Holly Golightly & The Brokeoffs: Dirt Don’t Hurt

Lo-fi folk, country and blues: the new Richard & Mimi Fariña?

UK lo-fi roots goddess Holly Golightly’s second release with the Brokeoffs (a “group” comprised of her associate Lawyer Dave on bass, vocals, percussion and guitars) is an amalgam of country, blues and folk that sputters and clanks like a well-worn jalopy on a dusty backroad. The opening “Bottom Below” scrapes along on string bass, dobro, banjo plucks and percussive slaps seemingly struck by a string tied to a one-man band’s ankle. Lawyer Dave sings the low end of the duets in a gruff voice that’s balanced by Golightly’s girlish harmonies; imagine Richard & Mimi Fariña squaring off with Tom Waits in a junkyard full of percussive implements. The likeness to the Fariña’s is especially close on the sing-song folk-blues “Burn Your Fun” and the harmonica-led blues-grunge “Gettin’ High for Jesus.” The duet turns to sassy Johnny & June call-and-response with “My 45” and old-timey on the banjo-led “Accuse Me.” The country-blue weeper “Up Off the Floor” is delivered with a catatonic vocal of pain that evidences the results of the lyric’s vindictive kiss-off, while the comeuppance of “Indeed You Do” is pushed along by a tenuous rhythm and peels of slide guitar. The duo’s ballads, including “Slow Road” and “Indeed You Do,” crawl slowly, the former evoking the strutting march-time accents of Cabaret’s “Wilkommen.” The album’s covers include the jump blues “I Wanna Hug Ya, Kiss Ya, Squeeze Ya,” rendered here as a scratchy electric blues, and the traditional mountain tune “Cluck Old Hen” in one of its many lyric variations (all of which seem to threaten the hen for its lack of production), and read as an insomnia-inducing nursery rhyme. The entire album was recorded in a few days between tour stops, resulting in a set that’s finished without being polished. It’s the sort of run-through attributable to principals that have developed a partnership as they’ve deeply internalized their musical influences. The lo-fi aesthetic is a less conspicuous element here than on Golightly’s earlier works with Thee Headcoatees and others, adding a patina of sparseness that suggests history rather than hurry. [©2008 hyperbolium dot com]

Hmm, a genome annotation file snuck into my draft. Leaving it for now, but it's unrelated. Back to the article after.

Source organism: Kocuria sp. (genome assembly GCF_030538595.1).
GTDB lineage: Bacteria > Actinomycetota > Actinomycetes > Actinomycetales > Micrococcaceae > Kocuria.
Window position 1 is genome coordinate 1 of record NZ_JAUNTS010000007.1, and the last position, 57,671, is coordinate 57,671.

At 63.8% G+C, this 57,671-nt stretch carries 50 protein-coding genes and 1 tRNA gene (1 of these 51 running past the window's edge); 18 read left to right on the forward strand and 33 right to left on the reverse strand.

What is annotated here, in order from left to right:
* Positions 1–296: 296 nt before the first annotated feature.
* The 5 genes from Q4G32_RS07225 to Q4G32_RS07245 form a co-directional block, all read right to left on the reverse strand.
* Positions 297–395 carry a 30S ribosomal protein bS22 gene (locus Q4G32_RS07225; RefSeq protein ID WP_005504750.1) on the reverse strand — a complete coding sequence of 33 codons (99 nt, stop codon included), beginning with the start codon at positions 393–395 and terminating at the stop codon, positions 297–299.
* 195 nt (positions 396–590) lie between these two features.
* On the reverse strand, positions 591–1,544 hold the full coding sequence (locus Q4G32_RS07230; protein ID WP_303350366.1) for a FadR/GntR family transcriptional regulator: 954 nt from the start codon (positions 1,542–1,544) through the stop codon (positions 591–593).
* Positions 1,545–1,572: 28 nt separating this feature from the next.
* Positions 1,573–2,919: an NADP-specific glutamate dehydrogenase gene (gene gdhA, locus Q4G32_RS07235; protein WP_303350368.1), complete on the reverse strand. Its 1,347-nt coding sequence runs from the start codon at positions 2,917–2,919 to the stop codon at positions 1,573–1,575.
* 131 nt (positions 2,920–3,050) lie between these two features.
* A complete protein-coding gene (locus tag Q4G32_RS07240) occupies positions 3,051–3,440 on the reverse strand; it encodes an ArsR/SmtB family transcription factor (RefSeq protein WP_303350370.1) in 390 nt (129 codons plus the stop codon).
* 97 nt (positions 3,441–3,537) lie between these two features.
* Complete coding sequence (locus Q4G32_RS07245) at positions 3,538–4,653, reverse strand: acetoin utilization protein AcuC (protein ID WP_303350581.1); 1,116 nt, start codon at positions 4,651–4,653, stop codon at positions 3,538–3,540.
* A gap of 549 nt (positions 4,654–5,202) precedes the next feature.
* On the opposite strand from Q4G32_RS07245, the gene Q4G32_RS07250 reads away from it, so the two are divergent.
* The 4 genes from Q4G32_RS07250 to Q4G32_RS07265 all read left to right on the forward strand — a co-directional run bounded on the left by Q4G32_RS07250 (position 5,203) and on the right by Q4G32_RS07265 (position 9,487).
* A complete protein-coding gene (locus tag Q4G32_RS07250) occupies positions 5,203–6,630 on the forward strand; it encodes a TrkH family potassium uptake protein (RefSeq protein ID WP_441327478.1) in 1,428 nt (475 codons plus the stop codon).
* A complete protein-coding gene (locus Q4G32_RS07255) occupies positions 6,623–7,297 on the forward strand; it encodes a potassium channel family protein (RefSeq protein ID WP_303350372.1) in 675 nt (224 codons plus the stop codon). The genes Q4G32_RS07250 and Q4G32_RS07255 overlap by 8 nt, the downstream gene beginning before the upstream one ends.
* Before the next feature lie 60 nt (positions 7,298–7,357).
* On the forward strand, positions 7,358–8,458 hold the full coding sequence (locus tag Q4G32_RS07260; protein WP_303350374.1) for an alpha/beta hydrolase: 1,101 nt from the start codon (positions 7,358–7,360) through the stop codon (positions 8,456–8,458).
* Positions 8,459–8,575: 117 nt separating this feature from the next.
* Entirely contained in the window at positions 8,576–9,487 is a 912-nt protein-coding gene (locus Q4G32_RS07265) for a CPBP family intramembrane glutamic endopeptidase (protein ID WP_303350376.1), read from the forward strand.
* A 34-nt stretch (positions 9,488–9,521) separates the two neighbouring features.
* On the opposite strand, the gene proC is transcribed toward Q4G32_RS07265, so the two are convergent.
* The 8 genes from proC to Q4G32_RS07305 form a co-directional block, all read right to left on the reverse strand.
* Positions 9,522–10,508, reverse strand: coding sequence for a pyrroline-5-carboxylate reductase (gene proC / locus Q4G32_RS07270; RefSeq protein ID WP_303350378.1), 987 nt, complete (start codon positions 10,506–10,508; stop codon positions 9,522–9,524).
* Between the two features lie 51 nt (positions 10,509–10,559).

Listen to “Bottom Below”
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